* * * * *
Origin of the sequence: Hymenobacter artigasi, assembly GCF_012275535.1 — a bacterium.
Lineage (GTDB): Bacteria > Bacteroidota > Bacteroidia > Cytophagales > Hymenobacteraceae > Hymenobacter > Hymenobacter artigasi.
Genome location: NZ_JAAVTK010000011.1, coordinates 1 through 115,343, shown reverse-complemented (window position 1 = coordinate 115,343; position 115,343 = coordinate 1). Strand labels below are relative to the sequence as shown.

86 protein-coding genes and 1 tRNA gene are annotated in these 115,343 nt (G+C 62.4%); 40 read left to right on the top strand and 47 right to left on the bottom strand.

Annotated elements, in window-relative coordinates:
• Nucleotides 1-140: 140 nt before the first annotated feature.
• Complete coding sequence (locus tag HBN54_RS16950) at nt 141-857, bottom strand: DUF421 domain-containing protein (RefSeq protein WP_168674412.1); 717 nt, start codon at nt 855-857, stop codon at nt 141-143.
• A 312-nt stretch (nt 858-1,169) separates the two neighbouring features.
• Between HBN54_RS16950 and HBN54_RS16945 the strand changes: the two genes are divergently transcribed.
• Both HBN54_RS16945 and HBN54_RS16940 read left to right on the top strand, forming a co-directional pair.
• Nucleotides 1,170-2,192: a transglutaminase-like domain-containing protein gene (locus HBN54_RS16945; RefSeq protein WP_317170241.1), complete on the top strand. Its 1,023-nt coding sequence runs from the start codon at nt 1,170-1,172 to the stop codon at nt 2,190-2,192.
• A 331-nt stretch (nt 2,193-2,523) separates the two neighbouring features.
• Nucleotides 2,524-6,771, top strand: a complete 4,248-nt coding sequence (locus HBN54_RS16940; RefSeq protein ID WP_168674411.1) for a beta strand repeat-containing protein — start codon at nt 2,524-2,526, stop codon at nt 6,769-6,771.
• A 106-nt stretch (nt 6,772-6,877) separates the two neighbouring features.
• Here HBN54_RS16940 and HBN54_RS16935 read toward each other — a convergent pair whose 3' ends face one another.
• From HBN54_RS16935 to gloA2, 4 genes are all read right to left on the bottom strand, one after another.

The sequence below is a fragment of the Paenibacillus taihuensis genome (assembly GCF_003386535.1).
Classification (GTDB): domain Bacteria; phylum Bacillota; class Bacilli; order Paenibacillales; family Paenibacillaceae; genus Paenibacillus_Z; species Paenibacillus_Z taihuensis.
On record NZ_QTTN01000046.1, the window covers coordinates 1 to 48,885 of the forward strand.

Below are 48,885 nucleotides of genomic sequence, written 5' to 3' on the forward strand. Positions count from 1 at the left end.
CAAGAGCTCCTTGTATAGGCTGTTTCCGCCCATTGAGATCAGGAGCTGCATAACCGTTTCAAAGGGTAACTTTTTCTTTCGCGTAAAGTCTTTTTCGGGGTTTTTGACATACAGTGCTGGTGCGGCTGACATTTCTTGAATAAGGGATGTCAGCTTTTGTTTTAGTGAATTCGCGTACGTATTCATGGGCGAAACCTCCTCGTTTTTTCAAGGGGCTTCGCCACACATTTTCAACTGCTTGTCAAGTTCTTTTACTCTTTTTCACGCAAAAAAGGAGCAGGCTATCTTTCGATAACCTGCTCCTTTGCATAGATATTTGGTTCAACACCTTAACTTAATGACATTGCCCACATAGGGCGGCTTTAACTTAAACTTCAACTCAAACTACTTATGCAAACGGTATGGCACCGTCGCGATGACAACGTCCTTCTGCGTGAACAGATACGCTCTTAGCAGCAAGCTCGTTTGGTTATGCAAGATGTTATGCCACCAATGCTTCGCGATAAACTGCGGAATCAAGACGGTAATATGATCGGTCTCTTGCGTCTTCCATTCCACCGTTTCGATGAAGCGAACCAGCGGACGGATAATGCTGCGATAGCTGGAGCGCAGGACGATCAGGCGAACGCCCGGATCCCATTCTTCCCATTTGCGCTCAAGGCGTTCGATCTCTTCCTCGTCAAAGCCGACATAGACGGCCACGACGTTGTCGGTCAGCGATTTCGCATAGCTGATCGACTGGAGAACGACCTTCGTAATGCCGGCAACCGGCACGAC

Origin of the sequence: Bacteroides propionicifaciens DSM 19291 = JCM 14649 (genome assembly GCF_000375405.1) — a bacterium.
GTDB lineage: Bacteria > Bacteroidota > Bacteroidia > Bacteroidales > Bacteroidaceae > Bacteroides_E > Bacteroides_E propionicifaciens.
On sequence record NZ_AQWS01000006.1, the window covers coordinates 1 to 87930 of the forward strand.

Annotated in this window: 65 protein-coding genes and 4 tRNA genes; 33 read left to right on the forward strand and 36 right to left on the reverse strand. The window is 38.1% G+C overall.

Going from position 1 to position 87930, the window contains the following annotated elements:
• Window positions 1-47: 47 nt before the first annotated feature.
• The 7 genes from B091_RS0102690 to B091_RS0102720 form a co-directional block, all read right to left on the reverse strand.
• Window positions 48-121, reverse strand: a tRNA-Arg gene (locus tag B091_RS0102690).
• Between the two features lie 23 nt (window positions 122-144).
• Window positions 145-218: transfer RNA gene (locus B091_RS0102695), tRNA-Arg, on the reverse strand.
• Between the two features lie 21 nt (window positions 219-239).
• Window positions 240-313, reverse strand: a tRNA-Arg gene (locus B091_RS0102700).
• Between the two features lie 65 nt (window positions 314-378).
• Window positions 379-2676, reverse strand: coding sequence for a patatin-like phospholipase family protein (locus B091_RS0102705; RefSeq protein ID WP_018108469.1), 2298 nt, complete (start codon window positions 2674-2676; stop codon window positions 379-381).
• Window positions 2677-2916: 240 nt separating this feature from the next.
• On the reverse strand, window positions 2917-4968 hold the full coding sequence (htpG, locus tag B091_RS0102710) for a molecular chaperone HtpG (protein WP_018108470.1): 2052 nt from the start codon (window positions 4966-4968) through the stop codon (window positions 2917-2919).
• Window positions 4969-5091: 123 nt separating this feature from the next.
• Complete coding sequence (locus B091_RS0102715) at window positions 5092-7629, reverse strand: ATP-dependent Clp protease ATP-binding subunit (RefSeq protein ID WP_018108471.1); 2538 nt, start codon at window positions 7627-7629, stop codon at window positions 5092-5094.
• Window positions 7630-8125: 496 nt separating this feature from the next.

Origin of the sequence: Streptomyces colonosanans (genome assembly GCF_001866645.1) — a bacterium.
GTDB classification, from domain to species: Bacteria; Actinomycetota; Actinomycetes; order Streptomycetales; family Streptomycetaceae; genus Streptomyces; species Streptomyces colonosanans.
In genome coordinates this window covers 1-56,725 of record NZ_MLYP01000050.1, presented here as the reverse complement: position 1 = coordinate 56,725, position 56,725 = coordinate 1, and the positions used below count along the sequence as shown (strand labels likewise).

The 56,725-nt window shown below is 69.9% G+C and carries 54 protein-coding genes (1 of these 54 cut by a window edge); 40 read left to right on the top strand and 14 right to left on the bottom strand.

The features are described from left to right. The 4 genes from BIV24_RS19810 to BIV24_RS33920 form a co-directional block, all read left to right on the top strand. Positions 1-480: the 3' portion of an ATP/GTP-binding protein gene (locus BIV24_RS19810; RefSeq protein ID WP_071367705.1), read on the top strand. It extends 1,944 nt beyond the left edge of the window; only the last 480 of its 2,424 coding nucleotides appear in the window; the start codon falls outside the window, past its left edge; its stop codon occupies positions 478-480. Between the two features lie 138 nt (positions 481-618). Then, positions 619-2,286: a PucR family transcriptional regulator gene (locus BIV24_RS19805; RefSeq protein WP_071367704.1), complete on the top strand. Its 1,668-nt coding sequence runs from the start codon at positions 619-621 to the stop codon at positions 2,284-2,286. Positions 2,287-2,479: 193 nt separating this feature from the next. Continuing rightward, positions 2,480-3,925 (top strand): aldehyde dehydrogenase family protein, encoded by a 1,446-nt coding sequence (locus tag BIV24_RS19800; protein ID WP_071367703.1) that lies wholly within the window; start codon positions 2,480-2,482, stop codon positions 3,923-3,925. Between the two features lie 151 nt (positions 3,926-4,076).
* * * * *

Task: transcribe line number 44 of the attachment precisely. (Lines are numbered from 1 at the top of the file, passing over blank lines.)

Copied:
The 56,725-nt window shown below is 69.9% G+C and carries 54 protein-coding genes (1 of these 54 cut by a window edge); 40 read left to right on the top strand and 14 right to left on the bottom strand.